Written by Evan Veer, Edited by Sasha Macmillen
The FIA World Endurance Championship continues its European campaign with the TotalEnergies 6 Hours of Spa-Francorchamps, in the run up to its crown jewel event at the 24 Hours of Le Mans. The fan-favourite Belgian circuit is known for producing unpredictable races in the past, with notable moments ranging from an LMP1 performing a bizarre backflip at the top of Eau Rouge/Raidillon back in 2018, to the race being run through a heavy downpour of rain and even snow in 2019. Although this year’s edition is unlikely to have quite such extreme weather, there is a chance of rain for Friday’s qualifying especially.
The Circuit de Spa-Francorchamps contains a mix of both long straights and slower technical sections, which when combined make for a very balanced track with lots of elevation change, with the beautiful scenery of the Belgian Ardennes always serving as a great location to go racing.
The circuit went through some serious renovation work over the past few years, swapping out gravel traps for asphalt runoff and making several changes to the grandstands, including the addition of a massive grandstand at the top of the hill at Raidillon, providing a great view of the legendary corner for fans to enjoy up close.
As has become traditional for WEC rounds at Spa, the race will begin on Saturday at 13:00 local time(11:00 GMT), with qualifying on Friday afternoon.
A dominant showing in Portimaõ confirmed that Toyota is still the team to beat in the run up to Le Mans, as the Japanese squad would undoubtedly have been able to take home a 1-2 finish if not for a failure in a torque sensor which confined the #7 Toyota to spend several laps in the garage for repairs.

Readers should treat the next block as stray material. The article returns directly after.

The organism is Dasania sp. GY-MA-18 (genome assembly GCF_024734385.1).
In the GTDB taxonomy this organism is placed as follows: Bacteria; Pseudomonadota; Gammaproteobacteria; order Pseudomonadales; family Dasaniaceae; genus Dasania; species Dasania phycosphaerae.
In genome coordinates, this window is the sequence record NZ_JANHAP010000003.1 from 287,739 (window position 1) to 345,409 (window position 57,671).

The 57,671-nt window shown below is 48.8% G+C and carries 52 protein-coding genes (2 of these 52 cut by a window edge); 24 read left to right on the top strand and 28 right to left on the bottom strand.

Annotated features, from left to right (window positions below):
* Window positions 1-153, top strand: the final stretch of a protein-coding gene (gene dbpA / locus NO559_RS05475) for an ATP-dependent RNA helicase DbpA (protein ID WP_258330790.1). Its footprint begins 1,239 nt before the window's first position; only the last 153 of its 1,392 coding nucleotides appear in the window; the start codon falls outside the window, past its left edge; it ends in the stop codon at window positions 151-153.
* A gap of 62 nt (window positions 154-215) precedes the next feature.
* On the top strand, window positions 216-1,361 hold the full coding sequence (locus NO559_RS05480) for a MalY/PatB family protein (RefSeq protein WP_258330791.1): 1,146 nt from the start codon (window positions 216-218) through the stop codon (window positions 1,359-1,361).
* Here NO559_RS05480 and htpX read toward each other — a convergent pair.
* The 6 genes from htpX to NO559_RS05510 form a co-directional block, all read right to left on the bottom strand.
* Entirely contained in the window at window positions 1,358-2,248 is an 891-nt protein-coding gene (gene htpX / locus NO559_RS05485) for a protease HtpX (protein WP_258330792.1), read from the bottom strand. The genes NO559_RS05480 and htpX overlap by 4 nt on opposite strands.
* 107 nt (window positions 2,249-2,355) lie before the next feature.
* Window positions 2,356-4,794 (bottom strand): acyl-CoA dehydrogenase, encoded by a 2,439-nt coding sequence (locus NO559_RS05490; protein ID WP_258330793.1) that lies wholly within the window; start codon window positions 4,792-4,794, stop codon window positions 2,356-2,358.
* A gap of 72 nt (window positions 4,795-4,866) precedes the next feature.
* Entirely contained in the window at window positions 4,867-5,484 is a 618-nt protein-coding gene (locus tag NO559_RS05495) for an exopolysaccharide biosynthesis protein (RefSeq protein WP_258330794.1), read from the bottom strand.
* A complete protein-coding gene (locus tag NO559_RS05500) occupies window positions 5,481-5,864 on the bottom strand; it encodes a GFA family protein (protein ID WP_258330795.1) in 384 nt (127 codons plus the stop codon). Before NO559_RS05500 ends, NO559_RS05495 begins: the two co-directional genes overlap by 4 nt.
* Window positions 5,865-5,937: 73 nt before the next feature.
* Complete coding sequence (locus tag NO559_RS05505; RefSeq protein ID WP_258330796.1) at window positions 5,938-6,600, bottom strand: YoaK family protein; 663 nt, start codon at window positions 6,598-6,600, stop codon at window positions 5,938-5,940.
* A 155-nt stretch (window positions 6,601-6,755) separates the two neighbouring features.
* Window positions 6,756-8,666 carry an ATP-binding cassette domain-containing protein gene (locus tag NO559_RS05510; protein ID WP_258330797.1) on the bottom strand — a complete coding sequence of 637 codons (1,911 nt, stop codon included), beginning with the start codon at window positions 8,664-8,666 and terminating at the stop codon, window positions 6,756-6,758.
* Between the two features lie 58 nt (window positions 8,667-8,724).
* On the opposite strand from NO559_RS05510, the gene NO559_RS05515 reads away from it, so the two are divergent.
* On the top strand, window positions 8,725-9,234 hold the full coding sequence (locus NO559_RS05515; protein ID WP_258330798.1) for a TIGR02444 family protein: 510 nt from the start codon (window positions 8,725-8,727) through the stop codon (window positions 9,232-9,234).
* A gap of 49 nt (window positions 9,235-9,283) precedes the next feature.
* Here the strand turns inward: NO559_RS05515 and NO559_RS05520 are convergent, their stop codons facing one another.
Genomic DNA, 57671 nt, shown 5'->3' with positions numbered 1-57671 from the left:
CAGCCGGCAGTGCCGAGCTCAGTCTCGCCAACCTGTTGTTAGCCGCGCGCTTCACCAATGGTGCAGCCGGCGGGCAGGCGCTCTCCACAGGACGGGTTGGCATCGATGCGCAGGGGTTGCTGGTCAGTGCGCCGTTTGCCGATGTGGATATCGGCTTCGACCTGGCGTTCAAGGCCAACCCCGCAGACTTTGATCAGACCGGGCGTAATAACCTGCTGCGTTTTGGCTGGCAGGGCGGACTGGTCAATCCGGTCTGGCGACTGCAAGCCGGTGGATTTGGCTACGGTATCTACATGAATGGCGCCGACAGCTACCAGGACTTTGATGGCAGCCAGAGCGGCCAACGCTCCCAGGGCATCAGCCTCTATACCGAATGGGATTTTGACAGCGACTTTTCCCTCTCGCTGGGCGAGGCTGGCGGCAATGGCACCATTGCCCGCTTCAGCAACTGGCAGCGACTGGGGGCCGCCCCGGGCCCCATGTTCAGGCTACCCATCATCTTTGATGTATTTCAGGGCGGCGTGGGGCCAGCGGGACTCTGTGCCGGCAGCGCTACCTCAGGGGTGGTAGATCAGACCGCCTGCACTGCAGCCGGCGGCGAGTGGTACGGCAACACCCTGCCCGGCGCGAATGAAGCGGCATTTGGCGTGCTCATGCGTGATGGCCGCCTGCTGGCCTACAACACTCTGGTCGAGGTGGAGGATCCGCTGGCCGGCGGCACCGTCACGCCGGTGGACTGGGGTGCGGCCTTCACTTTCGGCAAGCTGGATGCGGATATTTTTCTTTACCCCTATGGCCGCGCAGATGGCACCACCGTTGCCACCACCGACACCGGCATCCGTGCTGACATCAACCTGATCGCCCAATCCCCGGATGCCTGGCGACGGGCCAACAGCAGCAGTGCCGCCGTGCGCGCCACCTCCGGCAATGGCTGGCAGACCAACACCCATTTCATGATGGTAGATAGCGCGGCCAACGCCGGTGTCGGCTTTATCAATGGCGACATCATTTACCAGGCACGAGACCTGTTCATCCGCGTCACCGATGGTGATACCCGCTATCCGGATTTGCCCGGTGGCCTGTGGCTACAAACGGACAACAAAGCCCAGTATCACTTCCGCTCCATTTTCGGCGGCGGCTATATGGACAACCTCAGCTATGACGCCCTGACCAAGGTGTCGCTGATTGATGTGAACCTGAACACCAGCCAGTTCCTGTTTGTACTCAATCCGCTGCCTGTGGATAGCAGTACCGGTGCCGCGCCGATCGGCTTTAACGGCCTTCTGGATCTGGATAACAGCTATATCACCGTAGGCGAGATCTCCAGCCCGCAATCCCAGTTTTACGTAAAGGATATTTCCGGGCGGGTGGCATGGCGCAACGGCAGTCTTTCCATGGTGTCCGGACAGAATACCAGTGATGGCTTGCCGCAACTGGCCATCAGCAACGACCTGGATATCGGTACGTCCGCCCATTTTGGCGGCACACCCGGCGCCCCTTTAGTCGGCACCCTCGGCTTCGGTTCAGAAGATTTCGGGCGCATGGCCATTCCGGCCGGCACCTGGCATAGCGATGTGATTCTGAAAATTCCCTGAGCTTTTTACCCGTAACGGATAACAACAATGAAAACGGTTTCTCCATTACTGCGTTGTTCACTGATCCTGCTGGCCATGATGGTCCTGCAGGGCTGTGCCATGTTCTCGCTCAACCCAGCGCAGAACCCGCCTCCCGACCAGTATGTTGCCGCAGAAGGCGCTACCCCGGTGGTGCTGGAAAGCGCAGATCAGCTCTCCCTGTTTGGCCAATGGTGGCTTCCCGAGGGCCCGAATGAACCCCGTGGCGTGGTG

The reigning champions should be careful not to get too comfortable though, as their competitors are becoming increasingly familiar with their machinery and the championship as a whole, which should allow them to slowly close the gap and bring the fight to Toyota.
Despite the BoP (Balance of Performance) already having been set for the upcoming rounds at Spa and Le Mans, an expected adjustment to the performance of the LMDh cars compared to their LMH counterparts should boost the previously lacking raw performance from Porsche and Cadillac. Additionally a last-minute rule change should allow all cars to run at a higher power level than before, with Glickenhaus set to benefit the most while Ferrari and Toyota lose out in comparison.
Hertz Team Jota will be making their Hypercar Debut this weekend with their freshly delivered Porsche 963, though their complete lack of testing with the car means Spa will be all about getting familiar with the package before the 24 Hours of Le Mans. IMSA’s #01 Cadillac Racing crew will be making the trip to Europe with the same goal of getting used to the championship before its headline event. The team will be entering as #3, with their usual driver pairing of Sebastian Bourdais and Renger van der Zande being joined by fellow IMSA Cadillac driver Jack Aitken who fills in for Scott Dixon.
Down in LMP2, United Autosports will be looking to continue their winning streak, though certainly not without a challenge from Prema, WRT, and JOTA. Missing from this fight will be the #48 JOTA as its crew moves up to the aforementioned #38 Porsche in Hypercar.
Despite taking victory at both Sebring and Portimaõ, the #33 Corvette hasn’t gone without challenge. It has faced fierce competition, especially from the #83 Iron Dames Porsche and the #85 AF Corse Ferrari, and although both of these cars faced setbacks at Sebring causing them to fall behind in the championship, the fight is far from over.
Aston Martin GTE veteran Paul Dalla Lana has decided to retire with immediate effect this week, after a successful career as a bronze driver in the WEC’s GTE AM class. Him and his team Northwest AMR will be transferring their entry to this year’s 24 Hours of Daytona GTD winners Heart Of Racing, who will also be running and Aston Martin, though with an entirely new driver lineup.